What I think makes this book so unique is that there was no easy solution for Lily. It’s 1954, it’s not like it’s going to suddenly be okay for her to be gay or that she could expect her sexual orientation to be accepted by either her friends or family. There’s a lot of homophobia in the book, which was accurate to the time period. It was heartbreaking to me that all the lesbians in the book pretty much had to come to terms with separating from their friends and family to be with the person they loved. It was impossible to expect that things would turn out well for Lily given the time period and setting, so I really liked how the author chose to end the book as well. It’s hopeful, yet realistic. Definitely recommend this book to everyone!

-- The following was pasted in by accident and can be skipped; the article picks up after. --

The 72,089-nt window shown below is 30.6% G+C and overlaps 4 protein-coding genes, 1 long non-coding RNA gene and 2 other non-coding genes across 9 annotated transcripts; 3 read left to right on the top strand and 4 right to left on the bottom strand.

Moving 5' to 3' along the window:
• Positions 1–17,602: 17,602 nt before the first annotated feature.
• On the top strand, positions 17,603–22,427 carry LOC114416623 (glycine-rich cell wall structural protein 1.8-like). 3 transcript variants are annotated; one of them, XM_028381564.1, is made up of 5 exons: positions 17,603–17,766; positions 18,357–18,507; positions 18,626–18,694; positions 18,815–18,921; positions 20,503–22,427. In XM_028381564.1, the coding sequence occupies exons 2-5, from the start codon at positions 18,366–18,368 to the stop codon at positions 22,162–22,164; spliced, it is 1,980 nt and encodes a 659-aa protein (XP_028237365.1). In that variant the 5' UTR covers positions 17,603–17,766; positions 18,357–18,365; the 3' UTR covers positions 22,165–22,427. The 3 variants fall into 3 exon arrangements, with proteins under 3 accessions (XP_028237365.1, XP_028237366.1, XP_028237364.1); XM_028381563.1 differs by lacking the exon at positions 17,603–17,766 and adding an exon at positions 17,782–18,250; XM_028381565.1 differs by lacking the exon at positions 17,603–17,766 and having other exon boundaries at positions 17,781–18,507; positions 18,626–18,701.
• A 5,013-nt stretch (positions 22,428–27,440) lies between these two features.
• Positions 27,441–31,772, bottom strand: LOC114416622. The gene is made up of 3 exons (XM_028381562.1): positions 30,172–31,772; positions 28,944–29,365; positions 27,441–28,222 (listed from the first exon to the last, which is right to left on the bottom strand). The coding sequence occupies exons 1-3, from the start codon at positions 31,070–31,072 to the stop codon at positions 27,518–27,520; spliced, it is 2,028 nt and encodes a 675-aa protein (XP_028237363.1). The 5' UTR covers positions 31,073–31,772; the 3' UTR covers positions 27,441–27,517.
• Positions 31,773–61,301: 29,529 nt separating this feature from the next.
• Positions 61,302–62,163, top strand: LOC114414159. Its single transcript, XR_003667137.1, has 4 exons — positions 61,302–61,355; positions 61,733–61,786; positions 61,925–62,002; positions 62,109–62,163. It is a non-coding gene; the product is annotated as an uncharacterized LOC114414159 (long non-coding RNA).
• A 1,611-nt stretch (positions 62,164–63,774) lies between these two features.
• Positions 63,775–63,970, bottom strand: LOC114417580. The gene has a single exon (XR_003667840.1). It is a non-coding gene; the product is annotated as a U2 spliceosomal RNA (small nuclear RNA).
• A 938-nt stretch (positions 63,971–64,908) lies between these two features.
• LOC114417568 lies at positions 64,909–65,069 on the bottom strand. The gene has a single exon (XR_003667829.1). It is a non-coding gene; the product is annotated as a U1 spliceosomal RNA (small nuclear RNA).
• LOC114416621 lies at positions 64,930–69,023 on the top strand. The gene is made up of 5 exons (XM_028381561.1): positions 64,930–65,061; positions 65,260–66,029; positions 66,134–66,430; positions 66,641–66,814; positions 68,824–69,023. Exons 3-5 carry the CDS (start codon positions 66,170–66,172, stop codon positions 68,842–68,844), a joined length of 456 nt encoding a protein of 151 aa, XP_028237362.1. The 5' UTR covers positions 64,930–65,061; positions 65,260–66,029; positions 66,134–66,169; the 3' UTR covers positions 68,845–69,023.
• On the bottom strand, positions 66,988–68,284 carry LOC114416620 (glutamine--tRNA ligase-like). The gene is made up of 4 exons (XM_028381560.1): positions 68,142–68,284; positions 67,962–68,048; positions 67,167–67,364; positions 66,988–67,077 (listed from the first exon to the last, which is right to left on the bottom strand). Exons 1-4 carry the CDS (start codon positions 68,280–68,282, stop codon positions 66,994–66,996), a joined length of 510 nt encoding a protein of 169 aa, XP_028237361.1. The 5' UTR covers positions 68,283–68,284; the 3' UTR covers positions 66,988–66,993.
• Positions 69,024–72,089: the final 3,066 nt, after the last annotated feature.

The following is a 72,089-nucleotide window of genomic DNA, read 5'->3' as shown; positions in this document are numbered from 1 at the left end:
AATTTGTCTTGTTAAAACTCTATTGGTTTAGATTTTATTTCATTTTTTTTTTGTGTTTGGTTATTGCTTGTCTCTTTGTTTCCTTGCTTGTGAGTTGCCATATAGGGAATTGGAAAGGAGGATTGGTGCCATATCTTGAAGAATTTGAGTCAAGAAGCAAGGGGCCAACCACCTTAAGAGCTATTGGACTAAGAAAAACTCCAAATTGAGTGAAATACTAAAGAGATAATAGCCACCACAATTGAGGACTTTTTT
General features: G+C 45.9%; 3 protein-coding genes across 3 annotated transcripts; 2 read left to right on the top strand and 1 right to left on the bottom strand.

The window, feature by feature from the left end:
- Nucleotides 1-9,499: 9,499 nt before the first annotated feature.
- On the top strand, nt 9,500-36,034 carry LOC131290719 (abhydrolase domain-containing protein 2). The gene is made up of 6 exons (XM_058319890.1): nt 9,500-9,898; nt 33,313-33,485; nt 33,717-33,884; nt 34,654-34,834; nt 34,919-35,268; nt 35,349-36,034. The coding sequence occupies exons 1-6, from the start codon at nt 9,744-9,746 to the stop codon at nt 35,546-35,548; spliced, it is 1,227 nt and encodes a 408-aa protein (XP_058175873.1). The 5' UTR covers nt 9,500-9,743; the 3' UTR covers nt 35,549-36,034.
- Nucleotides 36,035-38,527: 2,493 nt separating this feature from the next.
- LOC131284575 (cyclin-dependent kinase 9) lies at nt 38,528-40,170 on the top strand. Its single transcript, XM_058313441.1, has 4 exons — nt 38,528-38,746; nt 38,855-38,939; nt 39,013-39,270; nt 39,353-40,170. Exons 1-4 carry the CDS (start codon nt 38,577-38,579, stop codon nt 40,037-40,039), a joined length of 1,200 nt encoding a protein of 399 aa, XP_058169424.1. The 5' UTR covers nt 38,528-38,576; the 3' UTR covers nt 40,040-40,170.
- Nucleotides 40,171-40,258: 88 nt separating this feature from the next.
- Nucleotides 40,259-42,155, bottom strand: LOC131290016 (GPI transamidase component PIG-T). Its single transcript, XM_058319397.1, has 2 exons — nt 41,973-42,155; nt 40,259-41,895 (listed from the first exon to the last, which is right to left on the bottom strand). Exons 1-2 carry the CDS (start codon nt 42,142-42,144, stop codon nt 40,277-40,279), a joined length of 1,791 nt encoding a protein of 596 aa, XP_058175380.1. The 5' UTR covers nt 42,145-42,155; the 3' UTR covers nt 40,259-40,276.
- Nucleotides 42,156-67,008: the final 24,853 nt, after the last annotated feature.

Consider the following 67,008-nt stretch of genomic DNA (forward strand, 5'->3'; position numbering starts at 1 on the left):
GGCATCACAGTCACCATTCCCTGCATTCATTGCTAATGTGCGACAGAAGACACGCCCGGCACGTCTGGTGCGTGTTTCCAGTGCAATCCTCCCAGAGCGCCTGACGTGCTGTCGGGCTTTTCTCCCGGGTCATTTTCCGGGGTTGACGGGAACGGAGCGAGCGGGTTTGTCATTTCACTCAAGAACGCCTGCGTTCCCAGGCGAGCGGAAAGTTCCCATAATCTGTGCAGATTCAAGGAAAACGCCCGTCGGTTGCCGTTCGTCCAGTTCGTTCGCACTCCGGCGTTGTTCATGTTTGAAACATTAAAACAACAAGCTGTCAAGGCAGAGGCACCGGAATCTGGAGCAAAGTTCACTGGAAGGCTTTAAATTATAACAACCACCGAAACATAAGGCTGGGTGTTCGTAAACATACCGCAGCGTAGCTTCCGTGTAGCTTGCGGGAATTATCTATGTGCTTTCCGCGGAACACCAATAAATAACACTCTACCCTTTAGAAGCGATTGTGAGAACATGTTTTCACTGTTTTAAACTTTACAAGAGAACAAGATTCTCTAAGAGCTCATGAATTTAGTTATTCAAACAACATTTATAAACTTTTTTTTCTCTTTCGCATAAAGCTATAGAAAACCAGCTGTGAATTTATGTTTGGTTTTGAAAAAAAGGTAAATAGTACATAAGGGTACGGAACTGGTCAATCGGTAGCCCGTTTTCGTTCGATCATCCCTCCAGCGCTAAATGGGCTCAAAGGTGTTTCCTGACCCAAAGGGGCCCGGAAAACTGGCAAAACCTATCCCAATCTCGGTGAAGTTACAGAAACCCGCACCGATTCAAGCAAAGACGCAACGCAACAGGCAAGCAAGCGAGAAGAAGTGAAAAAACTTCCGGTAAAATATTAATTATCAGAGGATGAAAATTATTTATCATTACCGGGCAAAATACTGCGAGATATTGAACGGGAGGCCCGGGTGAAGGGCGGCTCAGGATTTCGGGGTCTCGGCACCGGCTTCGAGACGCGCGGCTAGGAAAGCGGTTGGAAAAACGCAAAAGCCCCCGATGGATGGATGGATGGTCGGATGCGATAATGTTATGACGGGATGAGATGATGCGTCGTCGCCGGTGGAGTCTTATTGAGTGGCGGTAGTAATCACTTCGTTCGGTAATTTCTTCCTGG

A Snake Falls to Earth

Rating: ⭐⭐⭐⭐
Author: Darcie Little Badger
Genres: Fiction, Young Adult
Pub. Date: Nov. 2021 (read Jan. 2022)

A Snake Falls to Earth was one of my most anticipated books for 2021 – I wasn’t able to get my hands on a copy in 2021, so I read it early in 2022 and really enjoyed it! It’s the second book from Darcie Little Badger, whose debut novel was Elatsoe. I really loved Elatsoe, which is why I was so excited for this one.

Overall, I don’t think I liked A Snake Falls to Earth quite as much as Elatsoe, but it’s also hard to compare because they are very different books. A Snake Falls to Earth delves into Lipan Apache history and legend about the joined Era, when spirits and monsters walked the Earth. The spirit world has since become separated from Earth, but our protagonist, Nina, a Lipan Apache girl, believes animal people may still occasionally visit earth. We follow two parallel stories, that of Nina, and of Oli, a cottonmouth from the spirit world. Until one day a snake falls to earth and the two meet.